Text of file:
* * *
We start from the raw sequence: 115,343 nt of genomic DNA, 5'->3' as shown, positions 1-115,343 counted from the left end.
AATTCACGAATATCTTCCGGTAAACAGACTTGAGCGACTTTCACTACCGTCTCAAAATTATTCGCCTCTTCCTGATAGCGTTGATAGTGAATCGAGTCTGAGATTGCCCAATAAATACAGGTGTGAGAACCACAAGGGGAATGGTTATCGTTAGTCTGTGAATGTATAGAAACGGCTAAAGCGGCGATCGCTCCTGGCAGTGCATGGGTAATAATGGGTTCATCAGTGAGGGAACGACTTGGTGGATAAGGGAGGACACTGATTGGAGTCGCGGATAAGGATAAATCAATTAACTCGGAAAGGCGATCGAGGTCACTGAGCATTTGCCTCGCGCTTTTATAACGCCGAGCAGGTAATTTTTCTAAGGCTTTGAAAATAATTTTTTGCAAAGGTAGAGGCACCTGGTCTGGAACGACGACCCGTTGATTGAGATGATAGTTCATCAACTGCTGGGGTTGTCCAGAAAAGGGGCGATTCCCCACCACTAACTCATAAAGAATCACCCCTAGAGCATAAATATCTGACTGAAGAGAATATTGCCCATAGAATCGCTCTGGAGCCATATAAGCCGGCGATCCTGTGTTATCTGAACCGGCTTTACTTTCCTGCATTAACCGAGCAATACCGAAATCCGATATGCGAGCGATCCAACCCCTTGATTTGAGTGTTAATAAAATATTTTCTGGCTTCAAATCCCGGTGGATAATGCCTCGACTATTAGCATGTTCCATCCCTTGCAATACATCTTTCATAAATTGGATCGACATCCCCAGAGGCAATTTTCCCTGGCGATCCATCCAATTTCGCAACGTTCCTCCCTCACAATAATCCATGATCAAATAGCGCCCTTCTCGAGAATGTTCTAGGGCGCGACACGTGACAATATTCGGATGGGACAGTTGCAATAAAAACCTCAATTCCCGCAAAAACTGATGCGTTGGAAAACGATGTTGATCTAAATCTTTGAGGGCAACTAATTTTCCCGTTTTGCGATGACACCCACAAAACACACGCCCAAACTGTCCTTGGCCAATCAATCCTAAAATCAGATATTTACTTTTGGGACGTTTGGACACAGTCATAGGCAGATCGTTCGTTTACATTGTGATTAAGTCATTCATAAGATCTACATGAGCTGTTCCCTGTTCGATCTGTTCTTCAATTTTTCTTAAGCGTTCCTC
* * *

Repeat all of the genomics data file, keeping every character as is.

We start from the raw sequence: 115,343 nt of genomic DNA, 5'->3' as shown, positions 1-115,343 counted from the left end.
AATTCACGAATATCTTCCGGTAAACAGACTTGAGCGACTTTCACTACCGTCTCAAAATTATTCGCCTCTTCCTGATAGCGTTGATAGTGAATCGAGTCTGAGATTGCCCAATAAATACAGGTGTGAGAACCACAAGGGGAATGGTTATCGTTAGTCTGTGAATGTATAGAAACGGCTAAAGCGGCGATCGCTCCTGGCAGTGCATGGGTAATAATGGGTTCATCAGTGAGGGAACGACTTGGTGGATAAGGGAGGACACTGATTGGAGTCGCGGATAAGGATAAATCAATTAACTCGGAAAGGCGATCGAGGTCACTGAGCATTTGCCTCGCGCTTTTATAACGCCGAGCAGGTAATTTTTCTAAGGCTTTGAAAATAATTTTTTGCAAAGGTAGAGGCACCTGGTCTGGAACGACGACCCGTTGATTGAGATGATAGTTCATCAACTGCTGGGGTTGTCCAGAAAAGGGGCGATTCCCCACCACTAACTCATAAAGAATCACCCCTAGAGCATAAATATCTGACTGAAGAGAATATTGCCCATAGAATCGCTCTGGAGCCATATAAGCCGGCGATCCTGTGTTATCTGAACCGGCTTTACTTTCCTGCATTAACCGAGCAATACCGAAATCCGATATGCGAGCGATCCAACCCCTTGATTTGAGTGTTAATAAAATATTTTCTGGCTTCAAATCCCGGTGGATAATGCCTCGACTATTAGCATGTTCCATCCCTTGCAATACATCTTTCATAAATTGGATCGACATCCCCAGAGGCAATTTTCCCTGGCGATCCATCCAATTTCGCAACGTTCCTCCCTCACAATAATCCATGATCAAATAGCGCCCTTCTCGAGAATGTTCTAGGGCGCGACACGTGACAATATTCGGATGGGACAGTTGCAATAAAAACCTCAATTCCCGCAAAAACTGATGCGTTGGAAAACGATGTTGATCTAAATCTTTGAGGGCAACTAATTTTCCCGTTTTGCGATGACACCCACAAAACACACGCCCAAACTGTCCTTGGCCAATCAATCCTAAAATCAGATATTTACTTTTGGGACGTTTGGACACAGTCATAGGCAGATCGTTCGTTTACATTGTGATTAAGTCATTCATAAGATCTACATGAGCTGTTCCCTGTTCGATCTGTTCTTCAATTTTTCTTAAGCGTTCCTC